Research Discussion Paper – RDP 2015-05 The Social Costs of Currency Counterfeiting Abstract

Currency counterfeiting is costly for society. Law enforcement agencies allocate substantial resources to deter, detect and prosecute counterfeiting operations, households and businesses suffer a direct loss to counterfeiters and undertake costly prevention measures, and central banks spend considerable resources upgrading and improving the security of banknotes. Without these prevention efforts, there is a risk that the public could lose confidence in the currency and reduce its use relative to more costly payment alternatives.

This paper examines the social costs of counterfeiting in Australia. First, we provide some statistics on counterfeiting domestically and compare Australia's experience with some other economies internationally. We find that the direct costs of counterfeiting in Australia are relatively low when compared with other economies, but that there can be substantial deadweight costs associated with prevention efforts and losses of confidence in the currency.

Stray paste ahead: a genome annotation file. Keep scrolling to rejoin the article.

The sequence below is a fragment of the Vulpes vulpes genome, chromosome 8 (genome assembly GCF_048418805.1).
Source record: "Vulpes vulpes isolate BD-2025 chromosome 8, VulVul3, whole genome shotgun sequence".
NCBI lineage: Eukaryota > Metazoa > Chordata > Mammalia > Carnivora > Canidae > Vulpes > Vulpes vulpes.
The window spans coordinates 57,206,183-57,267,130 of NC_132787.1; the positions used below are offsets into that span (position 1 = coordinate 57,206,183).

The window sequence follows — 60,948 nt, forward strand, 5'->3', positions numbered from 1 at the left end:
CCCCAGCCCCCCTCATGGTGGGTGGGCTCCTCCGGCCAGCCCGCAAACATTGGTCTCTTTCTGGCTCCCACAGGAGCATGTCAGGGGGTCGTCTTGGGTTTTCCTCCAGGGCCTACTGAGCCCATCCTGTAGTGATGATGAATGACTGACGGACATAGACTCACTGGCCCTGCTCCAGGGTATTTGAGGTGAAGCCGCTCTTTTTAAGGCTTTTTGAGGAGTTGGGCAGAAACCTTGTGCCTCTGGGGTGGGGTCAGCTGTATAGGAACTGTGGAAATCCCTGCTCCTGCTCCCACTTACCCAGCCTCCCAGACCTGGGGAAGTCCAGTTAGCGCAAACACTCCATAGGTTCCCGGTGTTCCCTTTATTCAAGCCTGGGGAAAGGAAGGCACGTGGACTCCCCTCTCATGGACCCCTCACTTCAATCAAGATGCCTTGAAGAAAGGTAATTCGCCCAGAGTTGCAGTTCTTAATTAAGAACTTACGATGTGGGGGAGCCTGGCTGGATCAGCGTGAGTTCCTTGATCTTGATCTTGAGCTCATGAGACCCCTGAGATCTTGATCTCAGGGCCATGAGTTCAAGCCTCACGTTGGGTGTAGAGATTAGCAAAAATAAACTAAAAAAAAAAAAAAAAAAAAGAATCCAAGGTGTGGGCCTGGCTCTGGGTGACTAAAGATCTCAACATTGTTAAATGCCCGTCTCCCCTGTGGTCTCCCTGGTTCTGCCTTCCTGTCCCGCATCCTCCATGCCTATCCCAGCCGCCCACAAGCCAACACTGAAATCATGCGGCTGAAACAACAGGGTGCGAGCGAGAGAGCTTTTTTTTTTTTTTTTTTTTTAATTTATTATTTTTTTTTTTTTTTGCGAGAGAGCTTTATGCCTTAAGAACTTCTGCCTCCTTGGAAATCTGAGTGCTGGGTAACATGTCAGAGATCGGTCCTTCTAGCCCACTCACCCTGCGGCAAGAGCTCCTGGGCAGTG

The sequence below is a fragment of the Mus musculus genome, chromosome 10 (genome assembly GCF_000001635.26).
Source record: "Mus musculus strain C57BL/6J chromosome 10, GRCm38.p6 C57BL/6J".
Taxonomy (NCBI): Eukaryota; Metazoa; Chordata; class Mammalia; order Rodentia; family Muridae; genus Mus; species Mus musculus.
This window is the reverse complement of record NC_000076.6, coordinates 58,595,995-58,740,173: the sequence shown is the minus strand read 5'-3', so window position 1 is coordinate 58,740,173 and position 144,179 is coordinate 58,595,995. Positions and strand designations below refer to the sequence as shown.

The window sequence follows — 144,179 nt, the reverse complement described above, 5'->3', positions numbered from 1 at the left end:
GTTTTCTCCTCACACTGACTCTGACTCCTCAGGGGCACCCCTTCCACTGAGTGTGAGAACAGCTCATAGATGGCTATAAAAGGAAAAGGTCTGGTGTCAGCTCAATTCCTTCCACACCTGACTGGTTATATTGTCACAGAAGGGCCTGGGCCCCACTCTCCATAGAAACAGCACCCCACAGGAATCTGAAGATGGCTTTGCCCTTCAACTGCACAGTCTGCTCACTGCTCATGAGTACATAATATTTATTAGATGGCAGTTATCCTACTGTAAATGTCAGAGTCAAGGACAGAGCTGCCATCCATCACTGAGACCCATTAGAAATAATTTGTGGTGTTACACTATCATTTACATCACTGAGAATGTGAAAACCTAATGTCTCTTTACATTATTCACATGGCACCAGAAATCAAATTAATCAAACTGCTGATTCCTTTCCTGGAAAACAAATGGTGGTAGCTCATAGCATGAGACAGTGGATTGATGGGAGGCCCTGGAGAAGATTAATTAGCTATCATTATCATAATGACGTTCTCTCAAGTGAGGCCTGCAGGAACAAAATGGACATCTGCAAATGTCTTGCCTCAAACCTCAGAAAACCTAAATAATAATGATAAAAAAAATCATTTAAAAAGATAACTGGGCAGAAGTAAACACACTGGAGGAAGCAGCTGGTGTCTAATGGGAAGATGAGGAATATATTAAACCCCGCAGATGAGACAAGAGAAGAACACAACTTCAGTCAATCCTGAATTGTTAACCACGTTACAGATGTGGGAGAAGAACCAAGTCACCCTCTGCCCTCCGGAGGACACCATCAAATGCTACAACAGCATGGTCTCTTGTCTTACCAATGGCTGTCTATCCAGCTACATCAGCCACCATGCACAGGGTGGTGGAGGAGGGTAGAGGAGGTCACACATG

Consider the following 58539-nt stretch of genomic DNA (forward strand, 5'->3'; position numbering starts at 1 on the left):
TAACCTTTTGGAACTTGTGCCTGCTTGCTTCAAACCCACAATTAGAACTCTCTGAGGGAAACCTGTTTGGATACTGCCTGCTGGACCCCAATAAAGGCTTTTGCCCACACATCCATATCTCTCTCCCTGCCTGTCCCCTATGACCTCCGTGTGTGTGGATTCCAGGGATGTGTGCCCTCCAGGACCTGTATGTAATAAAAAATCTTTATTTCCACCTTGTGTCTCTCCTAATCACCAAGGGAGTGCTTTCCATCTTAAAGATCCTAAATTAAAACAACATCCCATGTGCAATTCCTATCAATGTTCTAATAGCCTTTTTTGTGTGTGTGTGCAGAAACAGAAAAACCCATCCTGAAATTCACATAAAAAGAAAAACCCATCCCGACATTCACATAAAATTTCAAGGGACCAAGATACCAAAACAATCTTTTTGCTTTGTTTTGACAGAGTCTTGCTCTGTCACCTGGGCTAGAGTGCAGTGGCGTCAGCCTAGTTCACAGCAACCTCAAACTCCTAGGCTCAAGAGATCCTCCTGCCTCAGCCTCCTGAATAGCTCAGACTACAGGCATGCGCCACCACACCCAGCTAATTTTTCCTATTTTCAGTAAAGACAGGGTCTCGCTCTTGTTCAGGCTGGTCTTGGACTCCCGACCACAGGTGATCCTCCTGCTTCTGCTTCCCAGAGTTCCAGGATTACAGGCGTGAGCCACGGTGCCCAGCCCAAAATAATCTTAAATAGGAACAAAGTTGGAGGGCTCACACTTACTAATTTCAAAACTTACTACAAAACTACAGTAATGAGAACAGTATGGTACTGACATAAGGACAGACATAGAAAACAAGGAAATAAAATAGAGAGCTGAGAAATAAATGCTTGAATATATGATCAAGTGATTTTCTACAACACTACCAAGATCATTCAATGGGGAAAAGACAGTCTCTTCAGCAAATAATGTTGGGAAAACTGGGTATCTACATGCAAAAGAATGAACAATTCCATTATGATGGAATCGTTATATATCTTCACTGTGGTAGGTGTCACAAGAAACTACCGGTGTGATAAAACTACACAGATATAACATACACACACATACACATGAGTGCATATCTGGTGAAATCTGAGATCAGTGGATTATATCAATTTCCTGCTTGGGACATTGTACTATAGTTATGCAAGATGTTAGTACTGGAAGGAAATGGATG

Second, we focus on quantifying the effect of a loss of confidence in the currency. To do this, we estimate a structural vector autoregression using the Australian data. In response to a positive one standard deviation counterfeiting shock, the demand for banknotes declines and the use of credit cards and bank deposits increase. These results are consistent with the presence of substitution effects. Using a scenario to quantify the real resource costs associated with these substitution effects, our estimates suggest that an increase in counterfeiting of around A$140,000, spread over ten years, leads to a total increase in social costs of A$7.0 million. Although the statistical uncertainty implied in the model and scenario estimates is large, the results suggest that there are significant pay-offs from efforts to prevent and deter counterfeiting activity in Australia.

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